Qualitative Research Sean Bruna-Lewis, MA, PhD(c) Ethnology & Linguistics Department of Anthropology University of New Mexico GRC Fall Lecture Series October 9, 2012
Photos from field research. Ysleta del Sur Pueblo (left); Community Garden in Albuquerque (top right), HSHPS Internship in Atlanta, GA(center right); Napo Runa Amazonian Ecuador (bottom right),
Overview• What is qualitative research?• Key differences between qualitative and quantitative research• Different research designs• Types of data: 3 Examples• Data collection• Data analysis
What Methods are you comfortable with?• Quantitative (rank from 1 to 3, with 3 as the highest)• Qualitative (I’m really comfortable. This one time….)• Mixed (I’m the #1 expert)• Neither (If a tree falls…..)• I’m not sure
DefinitionsQualitative research is concerned with developingexplanations of social phenomena among groups of people.• Why people behave the way they do in a given context (structure/agency)• How opinions and attitudes are formed• How people are affected by the events that go on around them and how they shape events (opportunities/limitations)• How and why cultures have developed in the way they have• The differences between social groups
Differences Between Qualitative & Quantitative Research• Quantitative research asks questions that begin include How many? In what way?• Qualitative research asks How much? Preference? How /Why so often? To what extent? When?• Qualitative research is also interested in: • social phenomena, in situ, not in the lab • opinions, experiences and feelings • Holistic, not variable • Inductive not deductive theoretical development of world around us (deductive test a theory, for example)
Differences Between Qualitative & Quantitative Research Qualitative Quantitative • Empirical • Empirical • Holistic (expanding) • Reductionist (minimizing) • Phenomenological • Structured Scientific • Descriptive • Experimental • Deductive • Inductive • “Objective” • Subjective • Contrived • “Natural”Both approaches are valuable, built on certain assumptions and have weaknesses.
Which Approach Would You Choose? Qualitative or Quantitative• Compare the effectiveness of drug A versus B?• National survey about car seat use by rural Latina mothers?• Compare the effectiveness of a promotora led hypertension education program for frontier Latinos plus clinical care vs. only clinical care?• Examination of how non-diabetic American Indian adults explain the cause of diabetes and their experience preventing it?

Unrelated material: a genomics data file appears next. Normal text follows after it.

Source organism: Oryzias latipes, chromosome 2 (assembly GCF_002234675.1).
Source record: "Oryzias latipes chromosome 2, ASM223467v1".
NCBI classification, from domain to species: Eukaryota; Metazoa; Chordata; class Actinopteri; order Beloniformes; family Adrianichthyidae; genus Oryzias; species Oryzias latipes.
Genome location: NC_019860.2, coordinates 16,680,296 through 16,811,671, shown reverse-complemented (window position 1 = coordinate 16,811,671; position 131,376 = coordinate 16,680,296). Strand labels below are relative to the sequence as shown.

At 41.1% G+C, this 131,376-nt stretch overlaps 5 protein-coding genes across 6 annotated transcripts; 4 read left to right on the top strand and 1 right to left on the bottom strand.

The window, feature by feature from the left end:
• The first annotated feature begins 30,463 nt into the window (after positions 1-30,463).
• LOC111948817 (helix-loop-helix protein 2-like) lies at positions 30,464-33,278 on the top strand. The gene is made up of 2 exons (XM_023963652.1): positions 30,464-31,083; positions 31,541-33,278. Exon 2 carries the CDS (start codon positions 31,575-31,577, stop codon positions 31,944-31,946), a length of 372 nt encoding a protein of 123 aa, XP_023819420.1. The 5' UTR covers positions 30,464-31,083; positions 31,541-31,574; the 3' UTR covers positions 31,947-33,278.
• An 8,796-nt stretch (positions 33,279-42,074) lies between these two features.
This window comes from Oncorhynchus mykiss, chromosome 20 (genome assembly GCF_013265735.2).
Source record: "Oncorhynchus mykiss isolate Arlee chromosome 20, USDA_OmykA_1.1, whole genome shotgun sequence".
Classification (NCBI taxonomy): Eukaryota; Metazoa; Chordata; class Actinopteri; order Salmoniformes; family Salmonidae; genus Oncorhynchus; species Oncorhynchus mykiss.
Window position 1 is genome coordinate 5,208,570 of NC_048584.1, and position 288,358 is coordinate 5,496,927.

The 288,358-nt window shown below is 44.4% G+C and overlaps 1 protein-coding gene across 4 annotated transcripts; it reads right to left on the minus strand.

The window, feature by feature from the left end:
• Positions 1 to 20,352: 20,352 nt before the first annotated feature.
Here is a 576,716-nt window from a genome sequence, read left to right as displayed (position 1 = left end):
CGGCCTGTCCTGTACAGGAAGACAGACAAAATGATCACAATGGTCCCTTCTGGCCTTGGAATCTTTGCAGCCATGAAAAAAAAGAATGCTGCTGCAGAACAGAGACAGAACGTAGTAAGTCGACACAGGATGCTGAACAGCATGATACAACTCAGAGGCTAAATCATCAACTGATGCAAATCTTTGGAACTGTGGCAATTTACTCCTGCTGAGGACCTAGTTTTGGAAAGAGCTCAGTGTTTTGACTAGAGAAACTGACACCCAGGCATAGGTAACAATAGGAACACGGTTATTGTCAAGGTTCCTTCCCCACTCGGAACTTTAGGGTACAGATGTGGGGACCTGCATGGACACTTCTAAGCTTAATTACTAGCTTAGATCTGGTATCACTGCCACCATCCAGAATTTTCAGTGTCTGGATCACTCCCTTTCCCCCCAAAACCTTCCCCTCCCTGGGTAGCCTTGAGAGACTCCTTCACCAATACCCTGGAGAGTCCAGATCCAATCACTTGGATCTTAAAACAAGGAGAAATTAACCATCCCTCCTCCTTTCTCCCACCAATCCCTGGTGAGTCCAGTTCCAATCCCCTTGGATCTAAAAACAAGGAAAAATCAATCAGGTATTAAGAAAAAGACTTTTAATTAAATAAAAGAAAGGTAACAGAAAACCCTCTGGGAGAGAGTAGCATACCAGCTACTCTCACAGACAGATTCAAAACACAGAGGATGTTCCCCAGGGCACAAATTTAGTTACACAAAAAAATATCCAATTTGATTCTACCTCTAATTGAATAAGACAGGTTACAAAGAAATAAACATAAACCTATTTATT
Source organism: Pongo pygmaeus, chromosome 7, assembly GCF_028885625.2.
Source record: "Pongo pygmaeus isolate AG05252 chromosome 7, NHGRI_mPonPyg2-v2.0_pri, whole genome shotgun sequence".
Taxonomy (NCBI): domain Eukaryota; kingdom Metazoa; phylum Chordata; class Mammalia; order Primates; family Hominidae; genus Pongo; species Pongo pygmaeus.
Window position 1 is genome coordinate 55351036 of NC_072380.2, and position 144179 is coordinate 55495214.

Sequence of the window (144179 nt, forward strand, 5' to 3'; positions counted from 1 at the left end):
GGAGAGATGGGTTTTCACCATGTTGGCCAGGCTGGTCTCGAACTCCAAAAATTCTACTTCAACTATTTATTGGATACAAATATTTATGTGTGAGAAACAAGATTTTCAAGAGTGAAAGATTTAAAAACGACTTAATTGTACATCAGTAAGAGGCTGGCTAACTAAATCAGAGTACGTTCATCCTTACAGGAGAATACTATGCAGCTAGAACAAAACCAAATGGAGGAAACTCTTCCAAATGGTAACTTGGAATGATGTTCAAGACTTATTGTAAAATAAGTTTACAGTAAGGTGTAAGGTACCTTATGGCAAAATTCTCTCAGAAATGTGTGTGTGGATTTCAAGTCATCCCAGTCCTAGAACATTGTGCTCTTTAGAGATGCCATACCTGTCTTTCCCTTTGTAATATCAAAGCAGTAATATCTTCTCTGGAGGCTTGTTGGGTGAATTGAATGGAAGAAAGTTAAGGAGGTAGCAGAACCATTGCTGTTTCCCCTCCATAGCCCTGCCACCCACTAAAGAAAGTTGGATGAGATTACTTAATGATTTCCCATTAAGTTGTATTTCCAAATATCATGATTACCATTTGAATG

Key Aspects of Qualitative ResearchQualitative Research is:• Focused on groups of people• Contextualized in a specific research setting• Built on researcher-participant relationships• Immersed and impacted by the “real world”• Guided by emic perspectives• Described using Thick Description
4 Types of Qualitative Research Designs• Phenomenology – study seeks to explore a phenomenon (neck pain and computer use, feeling “awkward”)• Ethnology – seeks to understand the beliefs and practices of a specific group of people (religious gardens for diabetes prevention)• Grounded Theory – understanding meaning in context (not being “lazy” is the reason why youth don’t get diabetes)• Case Study – a specific unit of study as a “case” (how different Latino communities respond to “soda prohibition”)
Types of Data (there are many types) Qualitative Quantitative• Primary • Primary • Key participant • Closed Survey Questions interviews • Observational counts • Focus Groups • Data extraction from • Participant-Observation medical records • Dietary Food Recalls • Sorting • Photo, Video, Audio• Secondary • Secondary • Document/Policy Analysis • existing data sets • Archival Research Texts Numbers
“Sowing the seeds to honor Tigua History and Tradition”: A CBPR Study of Type II diabetes Prevention at Ysleta del Sur Pueblo Dissertation research by Sean Bruna-Lewis and Ysleta del Sur Pueblo